The sequence of screen shots below, show options presented as each bed is added to the log.
Note that photos and audio/text notes can be assigned to each bed via the camera and mic buttons on the add bed slider.

If a carbonate lithology is selected, the grain size dialogue changes. In addition, the horizontal grain size scale for the log also changes to the carbonate terms. This will also occure when the add bed slider is over a carbonate bed.


If a bed thickness is revised or bed deleted, the beds above are shuffled up/down accordingly.




The glossary provides explantions of terms in the areas of geomorphology, sedimentary features and structural geology. Guided field trips may provide custom glossaries.


‘Open the location panel from the base of the tools menu.

The current latitude and longitude is available in degrees, minutes, seconds format or decimal format.

The corresponding Ordnance Survey grid reference is provided within the range of this British reference system.

A ‘what3words’ reference will be given where the GPS horizontal accuracy is better than 10m. In addition GeoExplore will need a netork connection to communicate with the what3words server.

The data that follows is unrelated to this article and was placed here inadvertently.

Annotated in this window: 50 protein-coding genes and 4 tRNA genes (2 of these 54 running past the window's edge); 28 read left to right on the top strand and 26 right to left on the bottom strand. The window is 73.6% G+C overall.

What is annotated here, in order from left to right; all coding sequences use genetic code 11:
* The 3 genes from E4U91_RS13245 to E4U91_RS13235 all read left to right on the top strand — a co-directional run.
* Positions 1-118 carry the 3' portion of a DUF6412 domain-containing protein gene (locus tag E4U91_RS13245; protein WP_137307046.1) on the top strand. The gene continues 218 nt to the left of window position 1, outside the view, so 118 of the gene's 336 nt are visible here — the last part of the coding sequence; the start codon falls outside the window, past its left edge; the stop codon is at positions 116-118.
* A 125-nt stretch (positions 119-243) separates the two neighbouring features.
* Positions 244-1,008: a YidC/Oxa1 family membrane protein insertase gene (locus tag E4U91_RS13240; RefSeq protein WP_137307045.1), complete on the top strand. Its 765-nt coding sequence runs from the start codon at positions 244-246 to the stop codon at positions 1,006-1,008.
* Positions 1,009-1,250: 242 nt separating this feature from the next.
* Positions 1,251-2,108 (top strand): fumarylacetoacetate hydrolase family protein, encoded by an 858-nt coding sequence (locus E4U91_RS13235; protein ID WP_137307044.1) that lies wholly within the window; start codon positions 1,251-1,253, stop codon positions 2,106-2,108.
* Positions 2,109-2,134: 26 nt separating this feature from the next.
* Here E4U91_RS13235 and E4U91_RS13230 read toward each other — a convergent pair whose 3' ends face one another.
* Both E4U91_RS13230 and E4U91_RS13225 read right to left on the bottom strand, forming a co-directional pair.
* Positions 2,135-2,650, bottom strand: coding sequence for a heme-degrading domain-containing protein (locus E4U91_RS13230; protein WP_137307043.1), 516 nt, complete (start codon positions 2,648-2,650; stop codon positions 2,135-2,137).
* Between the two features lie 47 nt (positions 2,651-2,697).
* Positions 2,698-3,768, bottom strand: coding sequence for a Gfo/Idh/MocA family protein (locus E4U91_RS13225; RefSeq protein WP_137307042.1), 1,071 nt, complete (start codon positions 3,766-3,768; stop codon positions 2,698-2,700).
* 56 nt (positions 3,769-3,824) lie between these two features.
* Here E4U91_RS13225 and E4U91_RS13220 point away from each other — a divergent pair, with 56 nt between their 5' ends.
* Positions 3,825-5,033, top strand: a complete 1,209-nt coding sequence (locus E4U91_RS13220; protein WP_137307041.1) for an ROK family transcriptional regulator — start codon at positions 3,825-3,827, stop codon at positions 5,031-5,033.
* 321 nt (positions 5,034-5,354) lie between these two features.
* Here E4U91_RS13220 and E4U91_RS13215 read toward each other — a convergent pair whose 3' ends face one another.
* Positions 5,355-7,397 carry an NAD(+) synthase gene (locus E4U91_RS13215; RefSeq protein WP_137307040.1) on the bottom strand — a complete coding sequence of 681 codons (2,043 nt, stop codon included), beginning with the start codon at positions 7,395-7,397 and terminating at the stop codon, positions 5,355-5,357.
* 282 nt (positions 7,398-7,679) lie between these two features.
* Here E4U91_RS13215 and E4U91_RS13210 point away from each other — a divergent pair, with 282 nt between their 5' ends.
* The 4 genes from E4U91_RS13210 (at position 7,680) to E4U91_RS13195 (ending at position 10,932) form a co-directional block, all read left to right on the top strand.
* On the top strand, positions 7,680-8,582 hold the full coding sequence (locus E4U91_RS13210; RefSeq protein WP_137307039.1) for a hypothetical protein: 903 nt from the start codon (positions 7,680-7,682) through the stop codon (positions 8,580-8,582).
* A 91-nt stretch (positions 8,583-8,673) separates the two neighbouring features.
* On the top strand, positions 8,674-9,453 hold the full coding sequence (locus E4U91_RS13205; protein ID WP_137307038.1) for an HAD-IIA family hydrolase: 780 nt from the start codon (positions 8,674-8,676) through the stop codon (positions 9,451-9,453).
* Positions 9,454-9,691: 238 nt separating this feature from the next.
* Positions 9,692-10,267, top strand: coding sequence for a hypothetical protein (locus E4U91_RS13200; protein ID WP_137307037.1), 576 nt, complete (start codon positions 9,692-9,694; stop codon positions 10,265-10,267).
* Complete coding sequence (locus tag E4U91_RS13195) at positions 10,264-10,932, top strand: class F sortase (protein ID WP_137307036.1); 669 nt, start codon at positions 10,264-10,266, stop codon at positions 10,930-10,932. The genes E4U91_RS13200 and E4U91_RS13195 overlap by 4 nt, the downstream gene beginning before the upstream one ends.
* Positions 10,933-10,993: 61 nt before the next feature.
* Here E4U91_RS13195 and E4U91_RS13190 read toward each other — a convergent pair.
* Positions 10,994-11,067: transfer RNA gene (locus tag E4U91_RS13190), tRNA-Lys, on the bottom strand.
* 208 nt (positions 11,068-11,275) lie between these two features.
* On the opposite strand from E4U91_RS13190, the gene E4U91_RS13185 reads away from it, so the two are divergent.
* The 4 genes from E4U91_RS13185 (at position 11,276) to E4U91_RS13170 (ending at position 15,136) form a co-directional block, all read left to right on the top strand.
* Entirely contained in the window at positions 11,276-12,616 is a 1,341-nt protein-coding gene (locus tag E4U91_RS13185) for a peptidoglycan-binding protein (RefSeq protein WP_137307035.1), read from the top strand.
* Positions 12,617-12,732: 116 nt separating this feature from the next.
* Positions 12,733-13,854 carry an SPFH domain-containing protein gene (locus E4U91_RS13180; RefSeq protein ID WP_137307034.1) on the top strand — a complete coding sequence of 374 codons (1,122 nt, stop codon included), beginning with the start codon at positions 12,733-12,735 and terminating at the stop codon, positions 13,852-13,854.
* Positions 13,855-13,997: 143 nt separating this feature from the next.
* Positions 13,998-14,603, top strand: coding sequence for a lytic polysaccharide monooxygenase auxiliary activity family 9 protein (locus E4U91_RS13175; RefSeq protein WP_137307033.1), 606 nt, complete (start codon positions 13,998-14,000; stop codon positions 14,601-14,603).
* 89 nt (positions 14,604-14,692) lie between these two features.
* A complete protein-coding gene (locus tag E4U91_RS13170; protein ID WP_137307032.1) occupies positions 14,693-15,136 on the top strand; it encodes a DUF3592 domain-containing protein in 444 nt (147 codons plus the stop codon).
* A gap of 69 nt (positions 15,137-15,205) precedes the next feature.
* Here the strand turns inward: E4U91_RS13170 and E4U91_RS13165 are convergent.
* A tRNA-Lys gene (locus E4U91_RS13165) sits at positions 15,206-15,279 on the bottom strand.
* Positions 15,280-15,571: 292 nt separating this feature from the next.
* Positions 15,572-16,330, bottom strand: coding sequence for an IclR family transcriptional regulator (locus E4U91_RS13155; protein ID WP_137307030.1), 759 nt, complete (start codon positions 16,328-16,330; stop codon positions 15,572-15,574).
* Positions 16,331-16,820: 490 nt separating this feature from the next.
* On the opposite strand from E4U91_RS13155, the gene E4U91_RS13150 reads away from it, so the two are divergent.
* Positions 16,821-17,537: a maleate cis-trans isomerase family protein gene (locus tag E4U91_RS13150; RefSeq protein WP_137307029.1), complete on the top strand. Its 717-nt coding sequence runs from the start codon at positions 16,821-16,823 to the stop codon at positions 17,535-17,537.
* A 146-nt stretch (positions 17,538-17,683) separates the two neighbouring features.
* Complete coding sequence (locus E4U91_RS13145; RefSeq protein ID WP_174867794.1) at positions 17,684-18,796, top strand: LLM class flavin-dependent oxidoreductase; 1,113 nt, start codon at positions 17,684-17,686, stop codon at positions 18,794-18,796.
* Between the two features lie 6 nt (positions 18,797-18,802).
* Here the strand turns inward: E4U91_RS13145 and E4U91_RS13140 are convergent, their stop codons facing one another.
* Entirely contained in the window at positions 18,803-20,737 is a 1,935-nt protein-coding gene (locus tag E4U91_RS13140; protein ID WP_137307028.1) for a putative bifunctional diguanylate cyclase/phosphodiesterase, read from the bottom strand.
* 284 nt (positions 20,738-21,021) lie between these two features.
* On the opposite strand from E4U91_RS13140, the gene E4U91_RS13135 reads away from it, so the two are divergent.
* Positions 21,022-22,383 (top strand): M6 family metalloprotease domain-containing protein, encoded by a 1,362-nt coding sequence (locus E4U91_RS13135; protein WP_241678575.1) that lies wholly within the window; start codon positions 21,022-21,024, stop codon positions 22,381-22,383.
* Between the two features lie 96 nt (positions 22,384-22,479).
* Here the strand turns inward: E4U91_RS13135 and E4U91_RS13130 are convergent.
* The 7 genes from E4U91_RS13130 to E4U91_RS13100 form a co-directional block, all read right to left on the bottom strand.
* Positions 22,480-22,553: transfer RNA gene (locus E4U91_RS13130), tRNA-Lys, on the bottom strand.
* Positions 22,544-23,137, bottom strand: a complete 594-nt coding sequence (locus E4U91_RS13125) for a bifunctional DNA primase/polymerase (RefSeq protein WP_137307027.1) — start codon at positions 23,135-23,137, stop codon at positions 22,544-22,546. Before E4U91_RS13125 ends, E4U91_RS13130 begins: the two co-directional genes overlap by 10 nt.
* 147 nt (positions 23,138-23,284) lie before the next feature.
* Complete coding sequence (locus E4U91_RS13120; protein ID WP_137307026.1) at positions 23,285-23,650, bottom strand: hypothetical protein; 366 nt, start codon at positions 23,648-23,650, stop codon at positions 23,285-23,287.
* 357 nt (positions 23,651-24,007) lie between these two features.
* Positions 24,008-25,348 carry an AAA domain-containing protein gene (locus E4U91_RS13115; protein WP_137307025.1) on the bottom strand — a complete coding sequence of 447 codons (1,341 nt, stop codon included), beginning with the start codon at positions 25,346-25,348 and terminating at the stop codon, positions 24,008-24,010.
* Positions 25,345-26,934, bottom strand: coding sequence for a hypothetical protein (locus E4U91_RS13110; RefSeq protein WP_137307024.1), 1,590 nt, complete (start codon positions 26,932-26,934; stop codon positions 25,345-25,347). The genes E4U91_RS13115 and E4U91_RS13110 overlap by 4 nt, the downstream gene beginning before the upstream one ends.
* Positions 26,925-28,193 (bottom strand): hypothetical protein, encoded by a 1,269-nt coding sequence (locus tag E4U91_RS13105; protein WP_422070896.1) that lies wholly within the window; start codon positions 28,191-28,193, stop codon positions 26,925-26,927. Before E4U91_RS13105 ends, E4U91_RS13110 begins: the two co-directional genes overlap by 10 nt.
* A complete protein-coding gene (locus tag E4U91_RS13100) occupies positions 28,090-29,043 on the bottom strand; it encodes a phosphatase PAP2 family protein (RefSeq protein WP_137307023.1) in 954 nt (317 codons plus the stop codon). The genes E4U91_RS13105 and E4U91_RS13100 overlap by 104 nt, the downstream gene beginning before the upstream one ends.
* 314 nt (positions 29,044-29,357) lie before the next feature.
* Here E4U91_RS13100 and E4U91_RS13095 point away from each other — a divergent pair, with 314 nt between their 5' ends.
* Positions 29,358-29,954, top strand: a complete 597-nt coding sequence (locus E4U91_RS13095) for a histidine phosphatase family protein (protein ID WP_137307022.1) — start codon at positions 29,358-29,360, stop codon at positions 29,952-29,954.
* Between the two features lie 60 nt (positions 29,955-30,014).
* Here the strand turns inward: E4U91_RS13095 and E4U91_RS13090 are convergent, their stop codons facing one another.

The raw output values of the devices magnetometer is available (only once the magnetomter service has been activated by opening the climometer tool once). The Earth’s magnetic field is between 22 to 67 microtesla at the Earth’s surface.

Add a new site to a guided field trip

You are in the field, find some interesting feature and want to add a site for this location. On the example screen, the current location is shown by the blue dot with. white ring.

Open the tools menu and select create new site.

In the create new site dialogue this new site is automatically assigned a unique site ID. You have the option to add a custom site name. If you are actually at the site, then no need to bother with inputting latitude and longitude, just go ahead and press ‘create’.

A site marker will be created on the map. Touching it will display a ‘data‘ flag which gives access to the data dialogue for the site.

If you go to the main menu and select ‘sites on field trip’ you will find the new site has been added to the list, with a data entry option. There is no ‘tasks’ entry as that content for that is only created by the author of a guided field trip.